Archive for the 'Programming' Category


Unicode Explained

Jukka Korpela, whose well-researched writings on characters and encodings are standard references to which I frequently turn, has written a book on Unicode that has just been published by O’Reilly. Marvellous. I’ve been waiting for this one. It’s likely to be a few months before I get to it, but I’m very glad it’s there.


Jabber and grid computing

Bill de hÓra, Using IM for grid computing:

When I look at the OGSA stack I’m fairly sure XMPP is to Grid and JINI as HTTP was to WS and CORBA. Give it a few years – instant messaging is where real commodity grid action will take place.

Yes. I’ve been poking at Jabber for four or five years now, drawn not only by the idea of open source and open standards for instant messaging, but also what the idea of presence might mean to software. Grid computing is a fascinating problem space, one for which I feel I have an insufficient computer science background to completely grok right now. But from what little I understand (not much more than you get from Tim Bray’s explanation), XMPP and something like the Jabber XCP would be a good fit.

From a comment by James Governor on Bill’s post, I see that Coté discussed what presence might mean for systems management, well worth reading. I wonder if the Open Management Consortium people are thinking about this. He also gives an example of how presence might be used to facilitate messaging at a transaction or business object level in application programming. That’s the sort of thing I’ve been thinking about on and off over the years. A platform like Java’s may have its own messaging framework or three, but cross-platform messaging using something other than SOAP and HTTP would be nice. Coté touched on this, too, with his comments about the web services monoarchitecture. Seems we’ve been here before… Presence just adds a whole new interesting wrinkle.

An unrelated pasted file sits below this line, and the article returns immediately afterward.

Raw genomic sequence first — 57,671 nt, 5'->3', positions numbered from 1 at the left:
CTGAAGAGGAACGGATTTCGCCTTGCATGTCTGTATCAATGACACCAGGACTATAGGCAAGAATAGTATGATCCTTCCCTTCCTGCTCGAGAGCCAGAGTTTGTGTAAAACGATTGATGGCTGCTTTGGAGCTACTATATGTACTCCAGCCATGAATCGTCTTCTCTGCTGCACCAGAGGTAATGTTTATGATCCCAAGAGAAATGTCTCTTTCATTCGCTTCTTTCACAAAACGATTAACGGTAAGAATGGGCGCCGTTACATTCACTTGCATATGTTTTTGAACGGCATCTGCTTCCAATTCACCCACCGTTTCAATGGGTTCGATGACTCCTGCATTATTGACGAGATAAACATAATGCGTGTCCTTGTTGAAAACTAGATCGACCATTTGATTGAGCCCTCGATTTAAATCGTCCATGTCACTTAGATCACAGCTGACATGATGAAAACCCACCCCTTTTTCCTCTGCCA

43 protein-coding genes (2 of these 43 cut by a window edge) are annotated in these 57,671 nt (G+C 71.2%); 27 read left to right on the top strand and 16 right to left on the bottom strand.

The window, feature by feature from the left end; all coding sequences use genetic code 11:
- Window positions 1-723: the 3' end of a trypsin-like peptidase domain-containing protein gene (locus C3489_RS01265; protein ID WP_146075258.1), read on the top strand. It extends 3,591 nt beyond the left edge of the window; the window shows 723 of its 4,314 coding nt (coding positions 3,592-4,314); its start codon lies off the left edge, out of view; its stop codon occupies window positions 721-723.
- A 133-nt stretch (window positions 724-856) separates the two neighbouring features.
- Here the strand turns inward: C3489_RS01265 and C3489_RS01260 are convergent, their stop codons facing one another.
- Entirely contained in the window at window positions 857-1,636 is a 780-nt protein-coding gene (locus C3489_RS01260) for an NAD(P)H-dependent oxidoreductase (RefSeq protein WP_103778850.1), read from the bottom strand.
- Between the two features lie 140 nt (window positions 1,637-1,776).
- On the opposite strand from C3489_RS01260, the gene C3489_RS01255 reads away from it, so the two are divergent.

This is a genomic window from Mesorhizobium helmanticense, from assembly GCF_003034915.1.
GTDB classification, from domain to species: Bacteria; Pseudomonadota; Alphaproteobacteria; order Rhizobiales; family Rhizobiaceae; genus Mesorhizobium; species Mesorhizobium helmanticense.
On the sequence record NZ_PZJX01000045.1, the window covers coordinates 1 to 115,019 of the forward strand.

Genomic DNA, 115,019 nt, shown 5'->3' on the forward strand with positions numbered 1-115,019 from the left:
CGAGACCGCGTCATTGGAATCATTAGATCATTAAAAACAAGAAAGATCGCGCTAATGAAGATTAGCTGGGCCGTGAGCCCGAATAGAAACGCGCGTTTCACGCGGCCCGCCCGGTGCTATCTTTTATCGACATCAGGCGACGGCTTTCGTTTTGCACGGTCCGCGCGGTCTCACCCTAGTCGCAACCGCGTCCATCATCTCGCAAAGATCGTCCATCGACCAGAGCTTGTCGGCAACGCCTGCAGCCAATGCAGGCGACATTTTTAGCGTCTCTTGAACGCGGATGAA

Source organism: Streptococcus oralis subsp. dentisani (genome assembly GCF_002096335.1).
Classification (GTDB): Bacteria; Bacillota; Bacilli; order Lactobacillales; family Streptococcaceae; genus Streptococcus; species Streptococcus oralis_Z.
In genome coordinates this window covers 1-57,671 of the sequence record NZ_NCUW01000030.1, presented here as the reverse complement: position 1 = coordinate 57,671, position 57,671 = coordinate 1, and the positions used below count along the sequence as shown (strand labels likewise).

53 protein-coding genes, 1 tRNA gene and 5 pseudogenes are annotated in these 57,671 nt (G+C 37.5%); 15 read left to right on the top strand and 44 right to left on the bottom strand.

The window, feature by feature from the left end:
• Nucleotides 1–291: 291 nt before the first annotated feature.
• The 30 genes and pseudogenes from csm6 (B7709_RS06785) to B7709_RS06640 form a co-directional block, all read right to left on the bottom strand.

Bill also points to ejabberd. Why? Because it’s written in Erlang, a language that was designed for distributed, concurrent programming, which seems obviously useful for grid computing. Erlang may well be my next language. I’ve been thinking that it might be Smalltalk, or Lisp, or Haskell (the latter because I want to work with more and different examples of functional languages) but Erlang is a contender. The problem is that as I have not needed to solve many concurrent programming problems, I may not be ready for Erlang until i’ve got a few more years programming under my belt, or a really nasty project to work on that fits nicely in its problem space. Like, say, a large, distributed IM and presence messaging network for which I want to use ejabberd.

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